Uriel Hernandez of Lawndale stood slightly off to the side as he waited his turn to navigate a miniature obstacle course set up at Cougars Stadium at Los Angeles Southwest College. It was the 8-year-old’s first time on a football field and he couldn’t hold back his excitement over doing what he had seen so many athletes do on TV.
“He will be talking about this for the rest of the week,” his mother Nancy said with a smile.
Uriel is autistic, as were many of the kids waiting alongside him. Others who were on the field have Down syndrome or other special needs.
On Saturday, though, the 140 or so youngsters who participated in the annual Snoop Special Stars touch football and cheer event could just be kids. No one stared at them because they looked different or because they moved more slowly than anyone else. They ran and jumped and danced to the energetic music that blared from speakers, encouraged by volunteers who gave out as many hugs as they gave out instructions. They tossed a football, got into a three-point stance, or learned cheerleading routines in the warm, bright sunshine of a day that was, for many, a rare and welcome adventure.
The kids, ages 5 to 18, participated in the third annual Special Stars event funded by Long Beach’s Snoop Dogg, the rapper, musician, producer and, once this season, a knowledgeable and entertaining guest commentator on a Kings telecast. He also supports a youth football league that has helped launch youngsters toward college careers — and a few to the NFL — but he holds the Special Stars event close to his heart.
“These are better than NFL players,” said Snoop Dogg, also known as Calvin Cordozar Broadus Jr. “They’re the real stars, you know what I’m saying?”
Each child got a blue T-shirt, a backpack and other goodies. More importantly, they were applauded for what they are able to do, not judged or shunned for what they can’t do.
“I’ve been trying to find something for him in sports but there’s not a lot of things, because he needs special attention,” Nancy Hernandez said of Uriel. “He sometimes doesn’t follow the rules, like, he will be looking away. I tried soccer last year. I tried karate. They didn’t work because they are mixed with regular kids and they end up on the side and can’t keep up.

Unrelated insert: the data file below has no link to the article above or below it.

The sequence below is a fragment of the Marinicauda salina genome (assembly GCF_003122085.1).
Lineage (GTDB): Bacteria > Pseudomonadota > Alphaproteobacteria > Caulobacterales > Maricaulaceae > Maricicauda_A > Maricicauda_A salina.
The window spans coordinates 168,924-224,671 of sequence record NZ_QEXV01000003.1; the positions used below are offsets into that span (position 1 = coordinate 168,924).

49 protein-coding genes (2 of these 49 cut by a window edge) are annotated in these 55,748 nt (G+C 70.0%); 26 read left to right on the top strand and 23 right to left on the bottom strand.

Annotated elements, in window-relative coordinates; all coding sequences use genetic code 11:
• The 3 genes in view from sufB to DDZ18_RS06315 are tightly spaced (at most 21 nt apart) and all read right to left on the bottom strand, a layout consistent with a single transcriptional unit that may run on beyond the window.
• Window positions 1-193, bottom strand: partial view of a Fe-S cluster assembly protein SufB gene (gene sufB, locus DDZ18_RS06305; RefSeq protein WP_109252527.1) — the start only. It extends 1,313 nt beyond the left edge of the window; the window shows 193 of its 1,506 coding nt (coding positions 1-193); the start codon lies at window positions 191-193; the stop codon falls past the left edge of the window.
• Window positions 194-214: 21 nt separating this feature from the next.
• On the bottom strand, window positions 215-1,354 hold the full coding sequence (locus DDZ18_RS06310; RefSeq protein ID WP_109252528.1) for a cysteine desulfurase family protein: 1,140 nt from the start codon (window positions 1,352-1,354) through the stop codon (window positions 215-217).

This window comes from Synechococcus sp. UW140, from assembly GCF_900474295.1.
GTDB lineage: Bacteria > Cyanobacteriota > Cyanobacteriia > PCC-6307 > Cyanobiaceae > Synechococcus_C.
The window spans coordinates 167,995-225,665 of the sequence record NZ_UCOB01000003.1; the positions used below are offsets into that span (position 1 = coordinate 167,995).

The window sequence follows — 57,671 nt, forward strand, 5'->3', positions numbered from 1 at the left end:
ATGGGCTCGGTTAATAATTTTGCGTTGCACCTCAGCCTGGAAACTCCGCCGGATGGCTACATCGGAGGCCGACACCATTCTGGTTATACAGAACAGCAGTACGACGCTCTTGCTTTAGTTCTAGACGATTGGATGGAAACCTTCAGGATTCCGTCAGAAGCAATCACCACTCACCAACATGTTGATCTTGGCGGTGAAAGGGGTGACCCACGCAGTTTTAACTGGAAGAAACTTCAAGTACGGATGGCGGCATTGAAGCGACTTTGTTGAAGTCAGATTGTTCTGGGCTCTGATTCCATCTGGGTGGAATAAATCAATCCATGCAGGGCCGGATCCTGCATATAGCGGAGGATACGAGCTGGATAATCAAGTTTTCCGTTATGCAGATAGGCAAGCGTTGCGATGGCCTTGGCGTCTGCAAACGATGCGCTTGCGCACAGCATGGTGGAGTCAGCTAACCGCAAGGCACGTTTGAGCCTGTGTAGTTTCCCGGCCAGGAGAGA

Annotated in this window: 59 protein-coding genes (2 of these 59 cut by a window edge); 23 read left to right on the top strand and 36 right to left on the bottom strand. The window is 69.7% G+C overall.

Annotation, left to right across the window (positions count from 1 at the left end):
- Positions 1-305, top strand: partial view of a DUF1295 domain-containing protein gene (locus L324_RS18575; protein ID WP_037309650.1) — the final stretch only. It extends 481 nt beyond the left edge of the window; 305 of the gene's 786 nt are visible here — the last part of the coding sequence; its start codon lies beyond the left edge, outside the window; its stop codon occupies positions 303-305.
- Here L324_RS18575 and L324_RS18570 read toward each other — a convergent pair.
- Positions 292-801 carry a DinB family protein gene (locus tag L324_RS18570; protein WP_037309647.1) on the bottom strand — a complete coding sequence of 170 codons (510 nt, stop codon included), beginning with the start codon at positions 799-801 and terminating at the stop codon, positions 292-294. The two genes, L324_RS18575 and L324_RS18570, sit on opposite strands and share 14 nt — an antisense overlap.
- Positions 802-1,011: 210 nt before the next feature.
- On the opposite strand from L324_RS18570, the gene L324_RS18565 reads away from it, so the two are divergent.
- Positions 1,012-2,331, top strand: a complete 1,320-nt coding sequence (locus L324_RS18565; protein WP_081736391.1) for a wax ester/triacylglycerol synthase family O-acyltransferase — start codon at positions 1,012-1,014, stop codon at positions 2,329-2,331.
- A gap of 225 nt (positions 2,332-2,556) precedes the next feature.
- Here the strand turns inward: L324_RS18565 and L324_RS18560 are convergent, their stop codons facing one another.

“He’s definitely having a good time. He loves sports.”
Snoop Dogg plunged into the activities, rewarding kids with high-fives and embracing the coaches. “I’m a kid. I’m a big kid. I can’t help it,” he said.
He laughed as one young boy pulled the cap off his head and ran back to go through the hurdles again, just to get another high-five.
“My vision was about just giving all kids the opportunity to have fun and come outside and be kids, and not be subject to abuse or misunderstanding,” he said. “There’s a lot of misunderstanding, of nobody really understanding how to deal with their symptoms or what they’re going through.
“Most of the time you sit them at home and let them do what they do. But we found ways to get them outside and get them networking and working with other kids and just being regular. Because they are. They’re regular kids and they need to be loved. That’s all I want to do — give them an opportunity to come out and have some fun.”
Lauren Valter of Anaheim brought her daughter and two sons, all of whom are affected by autism. She was hoping they’d have fun and good memories after their first attempt at a team sport. “It’s hard to find inclusive activities, with their disabilities. I can’t very well put them into your typical sports and expect them to have the same experience as everybody else,” she said.
Janice Harper of Compton brought her 9-year-old granddaughter, Chyna Brandon. The little girl suffered a stroke at birth and has a form of apraxia, which makes it difficult for her to express her thoughts. She loves to watch cheerleading on her tablet, which made the Special Stars cheer program a good fit. “It’s hard to get resources and this is wonderful, to have something like this for children to get involved in,” Harper said. “I’m just so grateful, and she’s going to be ecstatic.”
Chyna bonded with one of the volunteer coaches, Jen Welter, an energetic former football player and coach. Welter became the first female coach in the NFL when she worked with the Arizona Cardinals’ linebackers during training camp and preseason in 2015 as an intern, and she coached for Atlanta of the recently vanished Alliance of American Football.
“Bringing football to a kid, especially ones who might not have gotten it otherwise, is a unique and special thing. And it’s great for them to see females out here coaching, too,” Welter said. “It’s pure joy, and you get to see these kids accomplish things and show you anything in this world is possible. It gives you perspective on what’s really important in life.”